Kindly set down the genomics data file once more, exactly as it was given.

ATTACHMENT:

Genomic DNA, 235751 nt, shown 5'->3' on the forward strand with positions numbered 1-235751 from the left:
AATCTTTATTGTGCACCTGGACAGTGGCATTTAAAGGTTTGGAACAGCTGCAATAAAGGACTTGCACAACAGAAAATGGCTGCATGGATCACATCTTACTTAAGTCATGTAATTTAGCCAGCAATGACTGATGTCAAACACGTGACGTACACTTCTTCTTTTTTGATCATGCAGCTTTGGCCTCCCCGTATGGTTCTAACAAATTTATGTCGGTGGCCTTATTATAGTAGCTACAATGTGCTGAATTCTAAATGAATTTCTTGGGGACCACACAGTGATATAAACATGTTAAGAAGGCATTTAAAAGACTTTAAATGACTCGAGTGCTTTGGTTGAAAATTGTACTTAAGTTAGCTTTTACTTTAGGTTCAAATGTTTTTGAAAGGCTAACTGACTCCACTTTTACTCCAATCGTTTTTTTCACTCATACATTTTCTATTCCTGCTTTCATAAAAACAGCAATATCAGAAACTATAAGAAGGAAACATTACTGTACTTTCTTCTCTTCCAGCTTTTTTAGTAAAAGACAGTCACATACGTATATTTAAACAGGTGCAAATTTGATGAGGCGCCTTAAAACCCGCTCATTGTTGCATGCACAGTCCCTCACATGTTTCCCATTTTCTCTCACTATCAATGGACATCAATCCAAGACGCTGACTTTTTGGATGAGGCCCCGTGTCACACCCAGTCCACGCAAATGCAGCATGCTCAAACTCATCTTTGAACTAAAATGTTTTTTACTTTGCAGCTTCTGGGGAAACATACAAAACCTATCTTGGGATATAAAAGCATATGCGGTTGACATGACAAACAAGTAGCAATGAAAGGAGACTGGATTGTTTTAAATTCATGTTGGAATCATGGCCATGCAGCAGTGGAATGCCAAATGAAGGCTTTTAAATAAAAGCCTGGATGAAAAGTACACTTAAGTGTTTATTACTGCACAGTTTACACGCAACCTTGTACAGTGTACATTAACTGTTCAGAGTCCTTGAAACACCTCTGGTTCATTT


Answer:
Genomic DNA, 235751 nt, shown 5'->3' on the forward strand with positions numbered 1-235751 from the left:
AATCTTTATTGTGCACCTGGACAGTGGCATTTAAAGGTTTGGAACAGCTGCAATAAAGGACTTGCACAACAGAAAATGGCTGCATGGATCACATCTTACTTAAGTCATGTAATTTAGCCAGCAATGACTGATGTCAAACACGTGACGTACACTTCTTCTTTTTTGATCATGCAGCTTTGGCCTCCCCGTATGGTTCTAACAAATTTATGTCGGTGGCCTTATTATAGTAGCTACAATGTGCTGAATTCTAAATGAATTTCTTGGGGACCACACAGTGATATAAACATGTTAAGAAGGCATTTAAAAGACTTTAAATGACTCGAGTGCTTTGGTTGAAAATTGTACTTAAGTTAGCTTTTACTTTAGGTTCAAATGTTTTTGAAAGGCTAACTGACTCCACTTTTACTCCAATCGTTTTTTTCACTCATACATTTTCTATTCCTGCTTTCATAAAAACAGCAATATCAGAAACTATAAGAAGGAAACATTACTGTACTTTCTTCTCTTCCAGCTTTTTTAGTAAAAGACAGTCACATACGTATATTTAAACAGGTGCAAATTTGATGAGGCGCCTTAAAACCCGCTCATTGTTGCATGCACAGTCCCTCACATGTTTCCCATTTTCTCTCACTATCAATGGACATCAATCCAAGACGCTGACTTTTTGGATGAGGCCCCGTGTCACACCCAGTCCACGCAAATGCAGCATGCTCAAACTCATCTTTGAACTAAAATGTTTTTTACTTTGCAGCTTCTGGGGAAACATACAAAACCTATCTTGGGATATAAAAGCATATGCGGTTGACATGACAAACAAGTAGCAATGAAAGGAGACTGGATTGTTTTAAATTCATGTTGGAATCATGGCCATGCAGCAGTGGAATGCCAAATGAAGGCTTTTAAATAAAAGCCTGGATGAAAAGTACACTTAAGTGTTTATTACTGCACAGTTTACACGCAACCTTGTACAGTGTACATTAACTGTTCAGAGTCCTTGAAACACCTCTGGTTCATTT